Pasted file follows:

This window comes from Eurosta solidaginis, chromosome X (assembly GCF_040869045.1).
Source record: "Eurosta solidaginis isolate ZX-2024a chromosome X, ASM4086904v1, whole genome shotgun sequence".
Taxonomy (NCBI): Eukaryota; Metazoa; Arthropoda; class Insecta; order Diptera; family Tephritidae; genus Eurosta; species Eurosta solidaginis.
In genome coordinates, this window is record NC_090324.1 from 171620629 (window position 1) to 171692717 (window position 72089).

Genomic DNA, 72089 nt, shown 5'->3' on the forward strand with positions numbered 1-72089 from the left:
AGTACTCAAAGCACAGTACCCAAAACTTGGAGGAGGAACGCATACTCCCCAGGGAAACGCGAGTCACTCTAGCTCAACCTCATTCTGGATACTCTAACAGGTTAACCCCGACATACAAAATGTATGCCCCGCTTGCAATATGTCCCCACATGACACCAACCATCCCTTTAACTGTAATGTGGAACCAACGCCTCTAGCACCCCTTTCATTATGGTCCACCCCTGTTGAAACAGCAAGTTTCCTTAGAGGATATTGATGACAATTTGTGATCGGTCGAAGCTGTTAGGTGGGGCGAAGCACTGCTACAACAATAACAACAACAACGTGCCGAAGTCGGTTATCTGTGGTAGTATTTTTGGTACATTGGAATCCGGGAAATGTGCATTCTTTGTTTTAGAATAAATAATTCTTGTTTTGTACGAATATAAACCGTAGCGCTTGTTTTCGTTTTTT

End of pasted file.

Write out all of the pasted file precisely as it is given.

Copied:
This window comes from Eurosta solidaginis, chromosome X (assembly GCF_040869045.1).
Source record: "Eurosta solidaginis isolate ZX-2024a chromosome X, ASM4086904v1, whole genome shotgun sequence".
Taxonomy (NCBI): Eukaryota; Metazoa; Arthropoda; class Insecta; order Diptera; family Tephritidae; genus Eurosta; species Eurosta solidaginis.
In genome coordinates, this window is record NC_090324.1 from 171620629 (window position 1) to 171692717 (window position 72089).

Genomic DNA, 72089 nt, shown 5'->3' on the forward strand with positions numbered 1-72089 from the left:
AGTACTCAAAGCACAGTACCCAAAACTTGGAGGAGGAACGCATACTCCCCAGGGAAACGCGAGTCACTCTAGCTCAACCTCATTCTGGATACTCTAACAGGTTAACCCCGACATACAAAATGTATGCCCCGCTTGCAATATGTCCCCACATGACACCAACCATCCCTTTAACTGTAATGTGGAACCAACGCCTCTAGCACCCCTTTCATTATGGTCCACCCCTGTTGAAACAGCAAGTTTCCTTAGAGGATATTGATGACAATTTGTGATCGGTCGAAGCTGTTAGGTGGGGCGAAGCACTGCTACAACAATAACAACAACAACGTGCCGAAGTCGGTTATCTGTGGTAGTATTTTTGGTACATTGGAATCCGGGAAATGTGCATTCTTTGTTTTAGAATAAATAATTCTTGTTTTGTACGAATATAAACCGTAGCGCTTGTTTTCGTTTTTT